Book Talk: A giving of thanks
Almost a year ago, at the end of 2009, I wrote a message about choices in the weekly e-newsletter of The Well Red Coyote, entitled "An Open Letter to Our Customers." My closing remarks were:
So, if you value what we've built and what we sincerely want to continue to offer to our community, then this is the time to renew your support.
If, however, our store isn't of value to you, then just keep doing what you're doing. But don't complain when we're gone. Often, when favorite stores close, people blame chain stores or the internet for driving them out of business. But it's their own customers' choices that cause those stores to close.
To those of you who do indeed buy all or most of your books from us, we thank you from the bottom of our hearts. We appreciate your support and promise you that we will do everything we can to continue.
As we approach the holiday of Thanksgiving, a time of year that has always had a profound effect on me, I want to thank all of you who responded to my message, in spirit and in fact. You know who you are and please know that Kris and I will never forget the support you've given us during this past difficult year.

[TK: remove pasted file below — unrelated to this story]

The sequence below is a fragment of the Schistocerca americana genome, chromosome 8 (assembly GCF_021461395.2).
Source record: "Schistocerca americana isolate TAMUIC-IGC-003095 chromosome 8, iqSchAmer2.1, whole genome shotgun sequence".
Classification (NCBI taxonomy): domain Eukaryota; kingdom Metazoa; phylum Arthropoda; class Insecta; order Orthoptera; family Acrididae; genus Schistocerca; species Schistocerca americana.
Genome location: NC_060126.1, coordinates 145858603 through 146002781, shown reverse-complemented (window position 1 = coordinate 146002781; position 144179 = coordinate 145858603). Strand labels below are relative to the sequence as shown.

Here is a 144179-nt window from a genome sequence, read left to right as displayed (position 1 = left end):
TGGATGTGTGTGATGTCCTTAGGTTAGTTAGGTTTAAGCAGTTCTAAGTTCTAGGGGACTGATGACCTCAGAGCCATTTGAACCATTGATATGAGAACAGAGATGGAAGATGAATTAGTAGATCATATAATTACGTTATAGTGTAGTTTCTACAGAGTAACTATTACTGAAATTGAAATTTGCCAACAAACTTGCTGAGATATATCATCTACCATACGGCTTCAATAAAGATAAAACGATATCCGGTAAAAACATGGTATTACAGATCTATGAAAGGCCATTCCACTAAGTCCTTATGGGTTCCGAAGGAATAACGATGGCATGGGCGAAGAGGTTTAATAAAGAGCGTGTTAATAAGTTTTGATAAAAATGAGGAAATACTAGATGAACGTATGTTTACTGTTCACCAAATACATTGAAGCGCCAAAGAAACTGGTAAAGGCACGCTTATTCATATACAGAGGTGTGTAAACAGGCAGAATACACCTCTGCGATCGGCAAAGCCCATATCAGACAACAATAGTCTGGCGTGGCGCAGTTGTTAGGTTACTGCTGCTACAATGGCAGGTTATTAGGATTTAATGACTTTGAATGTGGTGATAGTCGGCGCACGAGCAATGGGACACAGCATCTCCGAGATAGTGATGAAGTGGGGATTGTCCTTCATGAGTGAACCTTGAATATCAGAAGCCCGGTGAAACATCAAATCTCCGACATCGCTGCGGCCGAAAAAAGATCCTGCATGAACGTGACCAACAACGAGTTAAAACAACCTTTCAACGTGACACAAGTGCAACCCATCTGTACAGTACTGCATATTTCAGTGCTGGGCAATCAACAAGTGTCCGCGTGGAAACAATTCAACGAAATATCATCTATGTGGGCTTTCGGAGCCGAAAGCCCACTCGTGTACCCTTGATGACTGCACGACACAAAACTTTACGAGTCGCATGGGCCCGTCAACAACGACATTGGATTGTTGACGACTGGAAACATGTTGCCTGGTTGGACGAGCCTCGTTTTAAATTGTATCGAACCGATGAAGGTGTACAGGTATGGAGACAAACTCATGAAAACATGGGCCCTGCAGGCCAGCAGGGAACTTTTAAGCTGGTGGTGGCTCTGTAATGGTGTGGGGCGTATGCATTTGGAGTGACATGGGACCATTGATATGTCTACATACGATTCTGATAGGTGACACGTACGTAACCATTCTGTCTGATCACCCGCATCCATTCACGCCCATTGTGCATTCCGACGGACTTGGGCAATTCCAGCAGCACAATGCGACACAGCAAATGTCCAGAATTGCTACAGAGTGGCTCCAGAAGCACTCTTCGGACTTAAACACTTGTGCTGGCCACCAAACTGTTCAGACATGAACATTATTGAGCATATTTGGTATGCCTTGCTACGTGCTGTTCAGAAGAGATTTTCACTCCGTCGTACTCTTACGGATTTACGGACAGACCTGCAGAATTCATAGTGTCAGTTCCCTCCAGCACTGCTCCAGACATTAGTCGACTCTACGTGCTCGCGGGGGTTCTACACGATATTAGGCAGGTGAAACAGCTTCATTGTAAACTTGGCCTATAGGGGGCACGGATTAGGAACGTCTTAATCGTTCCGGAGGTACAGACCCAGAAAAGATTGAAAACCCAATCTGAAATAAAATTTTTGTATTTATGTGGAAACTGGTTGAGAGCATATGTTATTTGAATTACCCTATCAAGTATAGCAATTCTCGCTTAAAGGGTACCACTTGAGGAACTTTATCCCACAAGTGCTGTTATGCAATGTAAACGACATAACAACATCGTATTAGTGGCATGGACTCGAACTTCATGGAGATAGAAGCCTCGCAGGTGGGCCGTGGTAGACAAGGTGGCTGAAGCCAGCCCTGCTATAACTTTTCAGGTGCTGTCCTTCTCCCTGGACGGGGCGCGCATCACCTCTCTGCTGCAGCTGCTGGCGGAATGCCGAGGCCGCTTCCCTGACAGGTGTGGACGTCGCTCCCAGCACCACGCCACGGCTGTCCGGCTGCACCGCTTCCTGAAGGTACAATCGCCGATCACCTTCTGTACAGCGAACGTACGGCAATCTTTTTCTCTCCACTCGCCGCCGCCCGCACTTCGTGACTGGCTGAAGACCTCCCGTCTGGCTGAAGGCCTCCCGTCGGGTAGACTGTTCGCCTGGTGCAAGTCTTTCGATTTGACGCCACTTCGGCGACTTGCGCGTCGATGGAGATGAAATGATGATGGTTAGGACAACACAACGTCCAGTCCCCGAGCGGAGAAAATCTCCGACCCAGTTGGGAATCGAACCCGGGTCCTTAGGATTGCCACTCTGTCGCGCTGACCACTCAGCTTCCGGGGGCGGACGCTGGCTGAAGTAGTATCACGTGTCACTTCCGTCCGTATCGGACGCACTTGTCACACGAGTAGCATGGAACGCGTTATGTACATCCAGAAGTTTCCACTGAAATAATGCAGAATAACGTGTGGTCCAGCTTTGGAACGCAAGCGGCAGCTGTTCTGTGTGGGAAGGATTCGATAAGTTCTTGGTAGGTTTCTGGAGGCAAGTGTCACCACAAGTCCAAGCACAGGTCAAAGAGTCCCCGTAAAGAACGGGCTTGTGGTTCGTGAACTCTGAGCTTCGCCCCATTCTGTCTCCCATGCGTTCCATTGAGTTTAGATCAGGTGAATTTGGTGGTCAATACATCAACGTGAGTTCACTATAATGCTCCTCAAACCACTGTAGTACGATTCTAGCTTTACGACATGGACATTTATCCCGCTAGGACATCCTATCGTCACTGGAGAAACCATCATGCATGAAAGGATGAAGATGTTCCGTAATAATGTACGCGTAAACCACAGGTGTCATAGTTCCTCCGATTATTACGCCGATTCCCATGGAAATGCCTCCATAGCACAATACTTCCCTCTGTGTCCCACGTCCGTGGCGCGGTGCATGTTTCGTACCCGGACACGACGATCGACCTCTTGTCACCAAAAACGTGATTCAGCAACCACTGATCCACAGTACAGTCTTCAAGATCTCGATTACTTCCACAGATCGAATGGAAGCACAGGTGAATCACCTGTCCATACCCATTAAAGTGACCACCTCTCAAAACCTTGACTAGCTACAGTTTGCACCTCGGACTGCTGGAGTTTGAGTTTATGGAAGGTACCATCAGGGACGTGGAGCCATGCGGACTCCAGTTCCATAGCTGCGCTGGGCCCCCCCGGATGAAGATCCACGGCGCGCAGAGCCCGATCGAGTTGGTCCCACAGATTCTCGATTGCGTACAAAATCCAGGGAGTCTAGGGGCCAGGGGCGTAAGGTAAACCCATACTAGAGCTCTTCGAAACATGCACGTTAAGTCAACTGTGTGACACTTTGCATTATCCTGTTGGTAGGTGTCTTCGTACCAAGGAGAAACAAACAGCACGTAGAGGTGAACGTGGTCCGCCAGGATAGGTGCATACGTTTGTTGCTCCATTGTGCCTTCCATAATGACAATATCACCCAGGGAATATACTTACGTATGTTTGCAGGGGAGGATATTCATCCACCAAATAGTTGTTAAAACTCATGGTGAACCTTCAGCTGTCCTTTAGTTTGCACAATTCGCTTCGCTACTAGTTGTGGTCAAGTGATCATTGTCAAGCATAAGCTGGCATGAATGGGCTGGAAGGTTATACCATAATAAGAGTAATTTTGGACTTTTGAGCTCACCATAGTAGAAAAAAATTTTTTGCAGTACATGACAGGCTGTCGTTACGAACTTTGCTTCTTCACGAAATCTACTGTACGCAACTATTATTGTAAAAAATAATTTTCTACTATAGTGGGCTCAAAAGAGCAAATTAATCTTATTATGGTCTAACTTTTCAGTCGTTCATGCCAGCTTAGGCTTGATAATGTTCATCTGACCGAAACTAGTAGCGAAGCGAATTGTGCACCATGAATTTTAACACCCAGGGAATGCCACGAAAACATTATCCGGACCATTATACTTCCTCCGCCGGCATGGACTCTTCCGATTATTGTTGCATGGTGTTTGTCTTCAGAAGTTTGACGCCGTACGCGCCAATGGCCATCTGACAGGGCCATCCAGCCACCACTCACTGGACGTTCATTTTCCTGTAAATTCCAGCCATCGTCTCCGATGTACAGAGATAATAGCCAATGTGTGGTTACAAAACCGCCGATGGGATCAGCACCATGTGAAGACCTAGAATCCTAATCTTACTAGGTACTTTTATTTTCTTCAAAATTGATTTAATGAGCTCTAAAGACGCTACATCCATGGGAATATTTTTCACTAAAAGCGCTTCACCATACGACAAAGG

The Well Red Coyote is alive and well (all things are relative in a recession) and will continue to be there for you in the years ahead.
And, to those of you who continue to believe that online retailers have your best interests at heart, we'll be there for you too, when you need that last minute gift of a book, when you don't feel like waiting in line at the library for the latest bestseller, when you finally realize that our net price for book club books is cheaper than Amazon, and anything else you might need.
But our commitment and focus will always primarily be for our regular customers, who have demonstrated that they value the existence of a community bookstore, every day, every week and every month of the year.
Last, I'd like to thank my kindergarten teacher, who many years ago took my class to the public library in Elizabeth, N.J., for all of us to get library cards; to my parents, who weren't well educated or well read but bought books for me and encouraged me to read; and, to my wife, Kris, who keeps me well "red" every single day.
Joe Neri is the co-owner of The Well Red Coyote bookstore in Sedona. He can be contacted at (928) 282-2284 or firstname.lastname@example.org.
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